Fairfax County High School has its fill of students.
The building is already 300 students over capacity and is projected to have 600 more than it can hold by 2017. Ten portable classrooms have been added, but there's not really room for more. That's why the Fairfax County School Board just voted to launch a boundary study, which means they will begin the long and sometimes contentious process of figuring out who should stay and who should go.
Complicating the matter is the fact that Fairfax High is owned by Fairfax City. Fairfax County students attend in a unique partnership arrangement and make up 65 percent of the student population.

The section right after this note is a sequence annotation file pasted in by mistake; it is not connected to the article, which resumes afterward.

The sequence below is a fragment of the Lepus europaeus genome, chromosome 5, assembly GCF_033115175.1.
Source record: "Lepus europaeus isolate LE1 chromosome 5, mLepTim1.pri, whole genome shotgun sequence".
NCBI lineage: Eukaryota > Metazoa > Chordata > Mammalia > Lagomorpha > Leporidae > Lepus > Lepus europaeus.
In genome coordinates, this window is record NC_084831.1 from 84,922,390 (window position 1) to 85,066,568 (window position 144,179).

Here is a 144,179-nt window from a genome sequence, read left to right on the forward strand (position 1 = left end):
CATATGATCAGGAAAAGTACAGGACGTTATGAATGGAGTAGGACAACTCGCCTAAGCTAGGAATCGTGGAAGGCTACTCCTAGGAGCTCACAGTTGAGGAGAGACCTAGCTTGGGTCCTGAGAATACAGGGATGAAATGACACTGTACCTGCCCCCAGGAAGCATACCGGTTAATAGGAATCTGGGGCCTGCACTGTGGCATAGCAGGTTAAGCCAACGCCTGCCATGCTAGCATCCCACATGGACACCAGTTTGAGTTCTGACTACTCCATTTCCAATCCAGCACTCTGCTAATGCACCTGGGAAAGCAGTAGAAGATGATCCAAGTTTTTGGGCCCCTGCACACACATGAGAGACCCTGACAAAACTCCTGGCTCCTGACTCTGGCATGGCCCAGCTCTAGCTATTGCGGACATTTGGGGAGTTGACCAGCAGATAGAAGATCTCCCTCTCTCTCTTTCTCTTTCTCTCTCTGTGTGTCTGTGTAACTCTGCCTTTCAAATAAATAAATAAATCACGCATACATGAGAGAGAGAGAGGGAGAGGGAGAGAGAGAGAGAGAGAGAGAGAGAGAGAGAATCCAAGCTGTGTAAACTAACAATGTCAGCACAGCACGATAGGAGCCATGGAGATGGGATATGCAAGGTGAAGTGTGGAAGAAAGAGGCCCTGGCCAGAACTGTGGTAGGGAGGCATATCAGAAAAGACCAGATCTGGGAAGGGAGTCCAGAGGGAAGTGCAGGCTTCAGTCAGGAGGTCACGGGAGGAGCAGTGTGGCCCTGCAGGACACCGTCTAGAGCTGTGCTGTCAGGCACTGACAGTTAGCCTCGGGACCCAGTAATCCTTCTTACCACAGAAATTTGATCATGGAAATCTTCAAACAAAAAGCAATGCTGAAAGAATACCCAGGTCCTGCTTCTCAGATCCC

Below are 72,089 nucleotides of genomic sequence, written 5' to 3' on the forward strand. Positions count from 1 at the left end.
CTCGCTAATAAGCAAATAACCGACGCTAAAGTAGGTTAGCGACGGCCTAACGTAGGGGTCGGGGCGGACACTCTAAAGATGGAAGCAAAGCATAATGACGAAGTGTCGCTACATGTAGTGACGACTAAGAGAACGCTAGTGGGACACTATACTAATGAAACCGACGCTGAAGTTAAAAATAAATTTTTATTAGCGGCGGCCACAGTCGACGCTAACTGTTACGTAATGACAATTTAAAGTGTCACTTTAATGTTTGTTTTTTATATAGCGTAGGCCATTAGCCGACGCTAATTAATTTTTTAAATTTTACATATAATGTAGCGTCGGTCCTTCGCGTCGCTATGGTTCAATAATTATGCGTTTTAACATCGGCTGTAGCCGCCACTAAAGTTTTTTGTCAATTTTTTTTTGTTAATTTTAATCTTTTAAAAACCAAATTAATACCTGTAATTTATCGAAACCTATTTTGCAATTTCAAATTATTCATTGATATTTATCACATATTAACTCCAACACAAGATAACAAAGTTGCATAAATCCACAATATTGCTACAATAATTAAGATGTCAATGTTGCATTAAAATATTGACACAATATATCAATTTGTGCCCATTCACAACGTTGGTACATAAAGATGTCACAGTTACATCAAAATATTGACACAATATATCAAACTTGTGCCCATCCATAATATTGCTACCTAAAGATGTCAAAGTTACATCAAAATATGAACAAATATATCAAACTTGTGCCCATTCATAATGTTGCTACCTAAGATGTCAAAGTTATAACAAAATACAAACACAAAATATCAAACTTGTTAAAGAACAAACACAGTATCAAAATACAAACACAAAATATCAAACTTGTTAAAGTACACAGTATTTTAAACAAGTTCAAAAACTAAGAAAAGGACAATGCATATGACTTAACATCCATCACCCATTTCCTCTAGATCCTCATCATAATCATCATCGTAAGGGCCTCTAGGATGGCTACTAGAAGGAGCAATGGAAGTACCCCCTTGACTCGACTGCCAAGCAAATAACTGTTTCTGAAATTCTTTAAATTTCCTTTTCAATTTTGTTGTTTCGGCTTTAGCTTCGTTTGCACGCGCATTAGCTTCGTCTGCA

"Fairfax City students absolutely have priority," Fairfax County School Board member Megan McLaughlin explained. "Clearly, it's time we draw down the student numbers, and it’s looking like at a minimum, 300 students coming out of Fairfax High School and attending a Fairfax County neighboring high school."
But there's another problem -- most of the nearby schools are also overcrowded. That's why the Board will take some time to examine new boundaries and school assignments to find a long-term solution.
"I want to focus on neighborhood schools," McLaughlin said. "I want to see that we find the best reassignments that students are attending schools that are closest to their neighborhoods, friends and communities. Under the timetable just approved, most reassignments wouldn't come until fall of 2014, but a few, smaller changes could be made in time for next school year.”